Main menu


Sterling rises as Sunak becomes PM while dollar slumps

featured image

NEW YORK, Oct 25 (Reuters) – Sterling rallied on Tuesday on improved risk sentiment as Rishi Sunak became Britain’s prime minister, while the dollar dropped to a three-week low as weakening US economic data tempered expectations for the pace of future US rate hikes .

The potential for volatility is elevated in the foreign exchange market this week, with central banks in the euro zone and Canada expected to hike rates by 75 basis points, and the Bank of Japan set to maintain ultra-low interest rates to support its fragile economy . read more

Rishi Sunak became Britain’s third prime minister in two months on Tuesday, tasked with tackling a mounting economic crisis and a warring political party.

Sterling surged to its strongest level since Sept. 15, and was last up 1.64% at $1.14675, but currency strategists expect the pound to remain under pressure.

“Beyond a brief honeymoon phase rally, I think the daunting road ahead for the UK economy is likely to cap sterling gains,” said Joe Manimbo, senior market analyst at Convera.

The US dollar was broadly weaker amid signs that Federal Reserve rate hikes are slowing the world’s biggest economy. The greenback slide into negative territory after data showed that US home prices sank in August as surging mortgage rates sapped demand. read more

“The housing data being weak just drives home the view that the Fed after November may adopt a slower pace of rate hikes and that has left the dollar a little bit vulnerable over the short term,” Manimbo said.

The dollar index, which measures the greenback against six major peers, was down 0.831% at 110.93 at 10:55 am EDT (1455 GMT).

The euro strengthened to a 20-day high, with the ECB looking set to raise rates by 75 basis points on Thursday as it seeks to rein in red-hot inflation. read more

The common currency was last up 0.85% at 0.9957.

“Warm weather is fueling (relative) optimism about the energy crisis, even if Germany’s IFO data is deep into recessionary territory,” said Kit Juckes, chief FX strategist at Societe General.

The Ifo Institute for Economic Research said Germany is heading into recession, forecasting that Europe’s biggest economy will contract by 0.6% in the fourth quarter.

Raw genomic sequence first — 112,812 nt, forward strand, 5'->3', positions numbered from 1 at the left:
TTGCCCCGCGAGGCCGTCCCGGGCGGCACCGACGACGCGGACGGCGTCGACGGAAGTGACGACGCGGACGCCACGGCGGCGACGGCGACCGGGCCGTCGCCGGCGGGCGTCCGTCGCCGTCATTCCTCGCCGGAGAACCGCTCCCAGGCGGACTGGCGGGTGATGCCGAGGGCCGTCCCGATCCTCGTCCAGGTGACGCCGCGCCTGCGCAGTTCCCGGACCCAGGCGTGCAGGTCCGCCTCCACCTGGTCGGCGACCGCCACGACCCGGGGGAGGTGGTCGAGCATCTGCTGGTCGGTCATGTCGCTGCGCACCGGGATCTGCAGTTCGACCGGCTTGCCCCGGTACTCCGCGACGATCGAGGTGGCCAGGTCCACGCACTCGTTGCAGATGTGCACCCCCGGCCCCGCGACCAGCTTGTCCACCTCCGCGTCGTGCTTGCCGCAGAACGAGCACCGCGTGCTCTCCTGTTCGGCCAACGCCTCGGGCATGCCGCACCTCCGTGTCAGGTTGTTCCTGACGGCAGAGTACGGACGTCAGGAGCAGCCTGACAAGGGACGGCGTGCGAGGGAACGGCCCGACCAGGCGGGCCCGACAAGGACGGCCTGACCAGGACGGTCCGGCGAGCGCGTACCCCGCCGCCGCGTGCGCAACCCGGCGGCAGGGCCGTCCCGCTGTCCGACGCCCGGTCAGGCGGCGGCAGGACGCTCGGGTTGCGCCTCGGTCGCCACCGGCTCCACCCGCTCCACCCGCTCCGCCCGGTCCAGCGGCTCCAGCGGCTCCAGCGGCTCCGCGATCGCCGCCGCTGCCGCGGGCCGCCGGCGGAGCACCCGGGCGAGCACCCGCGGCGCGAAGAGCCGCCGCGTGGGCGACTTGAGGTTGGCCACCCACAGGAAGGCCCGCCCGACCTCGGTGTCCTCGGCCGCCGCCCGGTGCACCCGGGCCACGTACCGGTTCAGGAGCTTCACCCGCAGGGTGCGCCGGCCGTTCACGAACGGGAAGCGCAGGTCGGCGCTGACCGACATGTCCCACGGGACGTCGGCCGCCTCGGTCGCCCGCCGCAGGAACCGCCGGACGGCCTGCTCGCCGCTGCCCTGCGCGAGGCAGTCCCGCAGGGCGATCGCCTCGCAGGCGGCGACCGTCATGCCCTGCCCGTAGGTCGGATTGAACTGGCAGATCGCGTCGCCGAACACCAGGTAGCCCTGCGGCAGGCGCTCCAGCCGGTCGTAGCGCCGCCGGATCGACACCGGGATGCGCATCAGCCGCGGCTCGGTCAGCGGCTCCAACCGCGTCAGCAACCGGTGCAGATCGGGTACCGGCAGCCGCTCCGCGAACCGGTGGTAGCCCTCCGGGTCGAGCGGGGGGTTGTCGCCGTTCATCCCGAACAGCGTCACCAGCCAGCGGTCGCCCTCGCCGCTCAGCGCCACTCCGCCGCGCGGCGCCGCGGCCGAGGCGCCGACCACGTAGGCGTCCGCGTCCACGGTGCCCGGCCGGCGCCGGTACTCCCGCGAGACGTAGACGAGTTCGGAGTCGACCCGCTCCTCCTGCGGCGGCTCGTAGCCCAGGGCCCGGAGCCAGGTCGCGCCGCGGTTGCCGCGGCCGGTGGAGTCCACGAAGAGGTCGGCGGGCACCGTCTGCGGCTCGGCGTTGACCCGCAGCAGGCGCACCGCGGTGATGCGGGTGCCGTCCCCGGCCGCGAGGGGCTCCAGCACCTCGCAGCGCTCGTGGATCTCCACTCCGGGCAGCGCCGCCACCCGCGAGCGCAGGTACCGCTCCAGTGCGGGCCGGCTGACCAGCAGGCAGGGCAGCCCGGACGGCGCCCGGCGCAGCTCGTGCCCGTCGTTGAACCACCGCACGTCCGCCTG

The yen firmed against the dollar after suspected Bank of Japan (BOJ) intervention on Friday and Monday.

A retreat this week in long-term Treasury yields also helped to support the Japanese currency. However, the policy background for yen weakness is likely to be put into stark relief in coming days, with the BOJ expected to stick to monetary stimulus on Friday while the Fed is likely to raise rates by another 75 basis points on Wednesday of next week.

At 147.665 yen, the dollar was down from a 32-year high of 151.94 on Friday, which appeared to trigger successive bouts of BOJ intervention.

The Ministry of Finance declined to comment on whether it had ordered intervention in recent days, though it did confirm action in September, which was the first yen-buying foray by Japanese authorities since 1998.

China’s currency, meanwhile, extended the weakness seen since Chinese leader Xi Jinping’s choice of leadership team at the twice-a-decade Communist Party Congress raised fears that growth will be sacrificed for ideology-driven policies.

The onshore yuan slid to its lowest in nearly 15 years on Tuesday after the central bank set the lowest mid-point since 2008. The offshore yuan dipped to a record low of 7.3746 aganst the dollar.

Reporting by John McCrank in New York and Joice Alves in London; Editing by David Goodman and Bernadette Baum

Our Standards: The Thomson Reuters Trust Principles.